This is a list of currently reigning constituent monarchs, including traditional rulers and governing constitutional monarchs. Each monarch listed below reigns over a legally recognised dominion, but in most cases possess little or no sovereign governing power. Their titles, however, are recognised by the state. Entries are listed beside their respective dominions, and are grouped by country.
|Panama||Naso||Disputed [na 1]||30 May 2004||Santana||Elective and Hereditary [na 2]|||
|Marshall Islands [oc 1]||Ailinglaplap||Iroijlaplap Anjua Loeak||20 May 1976||Loeak||Elective and Hereditary|||
|Kwajalein||Iroijlaplap Imata Kabua||20 December 1996||Kabua||Elective and Hereditary|||
|Majuro||Iroijlaplap Jurelang Zedkaia [oc 2]||19 November 2010||Zedkaia||Elective and Hereditary|||
|North Ratak [oc 3]||Iroijlaplap Remios Hermios||10 December 1998||Hermios||Elective and Hereditary|||
|FSM||Madolenihmw||Nahnmwarki Kerpet Ehpel [oc 4]||November 2008||Dipwinpahnmei [oc 5]||Elective and Hereditary|||
|Sokehs||Nahnmwarki Herculano Kohler||1997||Sounkawad||Elective and Hereditary|||
|Uh||Nahnmwarki Welter John [oc 6]||30 September 1991||Lasialap [oc 7]||Elective and Hereditary|||
|New Caledonia||Kunié||High Chief Hilarion Vendégou||26 September 1974 [oc 8]||Vao [oc 9]||Hereditary|||
|Maré||High Chief Dokucas Naisseline||6 June 2007||Naisseline [oc 10]||Hereditary [oc 11]|||
|Lifou||High Chief Evanes Boula||13 June 1999||Boula [oc 9]||Hereditary [oc 12]|||
|New Zealand||Kīngitanga [oc 13]||Arikinui Tuheitia||21 August 2006||Te Wherowhero [oc 14]||Elective and Hereditary [oc 15]|||
|Tūwharetoa||Arikinui Te Heuheu Tūkino VIII||5 August 1997||Te Heuheu||Hereditary|||
|Palau [oc 16]||Koror||Ibedul Yutaka Gibbons||September 1972||Ngerekldeu [oc 17]||Hereditary and Elective [oc 18]|||
|Melekeok||Reklai Bao Ngirmang||1998||Ngetelngal [oc 17]||Hereditary and Elective [oc 18]|
|Samoa [oc 19]||Tupua Tamasese Tupuola Tufuga Efi [oc 20]||1 July 1983||Sa Tupua||Elective and Hereditary|||
|Tuimaleali'ifano Va'aletoa Sualauvi II [oc 21]||1977||Taua'ana||Elective and Hereditary|||
|Vacant [oc 22]||December 1997||Sa Mata'afa||Elective and Hereditary|||
|Vacant [oc 23]||11 May 2007||Sa Mālietoa||Elective and Hereditary [oc 24]|||
|Tuvalu [oc 25]||Funafuti||Aliki Siaosi Finiki||Elective and Hereditary [oc 26]|||
|Nanumanga||Aliki Talivai Sovola||Mouhala||Elective and Hereditary|
|Nanumea||Aliki Iliala Lima||Elective and Hereditary [oc 27]|
|Niutao||Aliki Iosefa Lagafaoa||Elective and Hereditary|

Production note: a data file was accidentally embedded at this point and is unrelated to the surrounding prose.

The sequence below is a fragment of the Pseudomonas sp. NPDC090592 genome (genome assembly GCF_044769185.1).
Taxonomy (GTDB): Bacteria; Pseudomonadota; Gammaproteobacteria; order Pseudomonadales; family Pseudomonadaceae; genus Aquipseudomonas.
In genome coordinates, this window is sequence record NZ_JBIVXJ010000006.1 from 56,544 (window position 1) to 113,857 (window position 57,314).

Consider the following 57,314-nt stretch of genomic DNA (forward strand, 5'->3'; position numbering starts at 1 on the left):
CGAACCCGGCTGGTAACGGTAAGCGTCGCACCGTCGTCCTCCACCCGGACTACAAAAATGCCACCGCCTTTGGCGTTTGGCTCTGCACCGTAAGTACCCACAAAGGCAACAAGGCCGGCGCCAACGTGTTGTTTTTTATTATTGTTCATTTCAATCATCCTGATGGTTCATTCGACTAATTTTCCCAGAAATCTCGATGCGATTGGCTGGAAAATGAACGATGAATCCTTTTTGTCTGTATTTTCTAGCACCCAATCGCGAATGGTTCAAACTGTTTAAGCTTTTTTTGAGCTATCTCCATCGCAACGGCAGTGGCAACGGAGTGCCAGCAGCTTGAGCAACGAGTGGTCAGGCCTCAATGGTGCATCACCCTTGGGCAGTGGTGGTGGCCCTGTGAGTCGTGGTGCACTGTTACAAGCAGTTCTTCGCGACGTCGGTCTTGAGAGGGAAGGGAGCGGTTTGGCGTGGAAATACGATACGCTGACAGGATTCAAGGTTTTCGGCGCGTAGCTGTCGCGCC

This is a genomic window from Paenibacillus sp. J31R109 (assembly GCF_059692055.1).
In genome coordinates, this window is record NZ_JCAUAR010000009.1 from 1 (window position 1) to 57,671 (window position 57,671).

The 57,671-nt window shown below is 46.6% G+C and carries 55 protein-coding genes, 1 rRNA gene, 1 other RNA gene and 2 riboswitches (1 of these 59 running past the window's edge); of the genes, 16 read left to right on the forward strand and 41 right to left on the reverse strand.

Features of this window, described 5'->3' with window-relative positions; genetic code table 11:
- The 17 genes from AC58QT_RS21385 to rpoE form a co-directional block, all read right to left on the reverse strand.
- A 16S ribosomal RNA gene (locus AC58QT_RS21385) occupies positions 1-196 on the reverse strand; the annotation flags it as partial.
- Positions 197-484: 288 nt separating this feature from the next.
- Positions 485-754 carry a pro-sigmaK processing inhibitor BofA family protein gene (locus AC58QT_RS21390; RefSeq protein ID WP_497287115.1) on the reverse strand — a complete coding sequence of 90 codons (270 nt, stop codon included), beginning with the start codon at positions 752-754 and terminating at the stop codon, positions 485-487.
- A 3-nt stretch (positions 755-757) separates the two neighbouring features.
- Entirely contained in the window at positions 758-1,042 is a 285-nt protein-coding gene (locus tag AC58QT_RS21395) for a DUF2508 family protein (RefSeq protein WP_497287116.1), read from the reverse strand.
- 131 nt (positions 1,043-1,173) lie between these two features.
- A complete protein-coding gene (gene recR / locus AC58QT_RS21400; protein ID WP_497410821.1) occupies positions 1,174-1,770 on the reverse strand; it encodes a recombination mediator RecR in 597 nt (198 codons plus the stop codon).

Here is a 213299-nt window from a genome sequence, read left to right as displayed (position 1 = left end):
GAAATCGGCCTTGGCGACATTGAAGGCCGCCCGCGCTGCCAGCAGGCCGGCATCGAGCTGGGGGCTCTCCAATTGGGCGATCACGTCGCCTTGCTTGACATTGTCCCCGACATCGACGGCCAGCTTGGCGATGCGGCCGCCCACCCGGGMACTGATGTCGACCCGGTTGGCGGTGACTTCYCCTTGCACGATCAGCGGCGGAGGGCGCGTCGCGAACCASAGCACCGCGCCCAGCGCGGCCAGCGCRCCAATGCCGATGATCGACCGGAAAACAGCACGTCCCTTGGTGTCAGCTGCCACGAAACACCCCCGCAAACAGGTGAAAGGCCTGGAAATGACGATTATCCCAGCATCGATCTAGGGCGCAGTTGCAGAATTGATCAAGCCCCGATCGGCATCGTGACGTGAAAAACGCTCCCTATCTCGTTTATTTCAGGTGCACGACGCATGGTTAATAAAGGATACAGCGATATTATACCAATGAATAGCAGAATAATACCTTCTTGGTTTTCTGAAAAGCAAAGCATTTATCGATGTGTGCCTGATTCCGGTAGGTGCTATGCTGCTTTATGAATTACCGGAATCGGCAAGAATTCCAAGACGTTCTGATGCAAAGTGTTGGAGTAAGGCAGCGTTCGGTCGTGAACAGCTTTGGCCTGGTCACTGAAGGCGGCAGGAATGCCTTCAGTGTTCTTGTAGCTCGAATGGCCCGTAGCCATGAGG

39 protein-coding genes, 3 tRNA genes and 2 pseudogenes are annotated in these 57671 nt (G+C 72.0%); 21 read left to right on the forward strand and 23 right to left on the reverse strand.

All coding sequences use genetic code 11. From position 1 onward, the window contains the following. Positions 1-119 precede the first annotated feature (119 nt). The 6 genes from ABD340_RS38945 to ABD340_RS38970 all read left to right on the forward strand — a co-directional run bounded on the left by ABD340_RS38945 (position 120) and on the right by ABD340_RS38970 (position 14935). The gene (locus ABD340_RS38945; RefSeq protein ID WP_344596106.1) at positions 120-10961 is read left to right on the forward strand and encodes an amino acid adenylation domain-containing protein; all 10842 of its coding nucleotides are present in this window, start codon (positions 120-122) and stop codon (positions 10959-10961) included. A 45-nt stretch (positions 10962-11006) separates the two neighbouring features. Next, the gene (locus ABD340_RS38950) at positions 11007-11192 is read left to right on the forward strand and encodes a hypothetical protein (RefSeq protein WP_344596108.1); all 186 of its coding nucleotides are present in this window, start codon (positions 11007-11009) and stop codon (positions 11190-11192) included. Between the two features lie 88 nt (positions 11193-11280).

|Nui||Aliki Falani Mekuli||Elective and Hereditary|
|Nukufetau||Aliki Valoaga Fonotapu||Elective and Hereditary|
|Nukulaelae||Aliki Aifou Tafia||Elective and Hereditary|
|Vaitupu||Aliki Londoni Panapa||Elective and Hereditary|
|Wallis and Futuna||Alo||Tuʻi Filipo Katoa||17 June 2016||Lalolalo||Elective and Hereditary [oc 28]|||
|Sigave||Tuʻi Eufenio Takala||5 March 2016||Vanai||Elective and Hereditary [oc 29]|||
|Uvea||Tuʻi Felice Tominiko Halagahu (co-claimant)||16 April 2016||Takumasiva||Elective and Hereditary [oc 30]|||
|Tuʻi Patalione Kanimoa (co-claimant)||17 April 2016|
Each major atoll in the Cook Islands has a number of arikis, ceremonial high chiefs who together form the Are Ariki, a parliamentary advisory body with up to 24 seats. The only domains not listed below are those of Manuae, on which current information is inadequate, and Penrhyn, whose chiefly line is extinct. Styles and names are listed in their conventional local form. In addition to the generic title of ariki, which is worn at the end of one's name, each chiefly line carries its own unique style, which is placed at the beginning. Thus, if the chief's name is "Henry" and his title is "Ngamaru", he is styled "Ngamaru Henry Ariki".
|Cook Islands||Aitutaki||Manarangi Tutai Ariki||2000||Vaipaepae o Pau||Hereditary|||
|Tamatoa Purua Ariki||Hereditary|||
|Vaeruarangi Teaukura Ariki||Hereditary|||
|Atiu||Parua Mataio Kea Ariki||Nurau||Hereditary|||
|Rongomatane Ada Ariki [oc 31]||1972||Paruarangi||Hereditary|||
|Ngamaru Henry Ariki||1995||Te Akatuira||Hereditary|||
|Mangaia||Numangatini Nooroa Ariki||Nga Ariki||Hereditary|||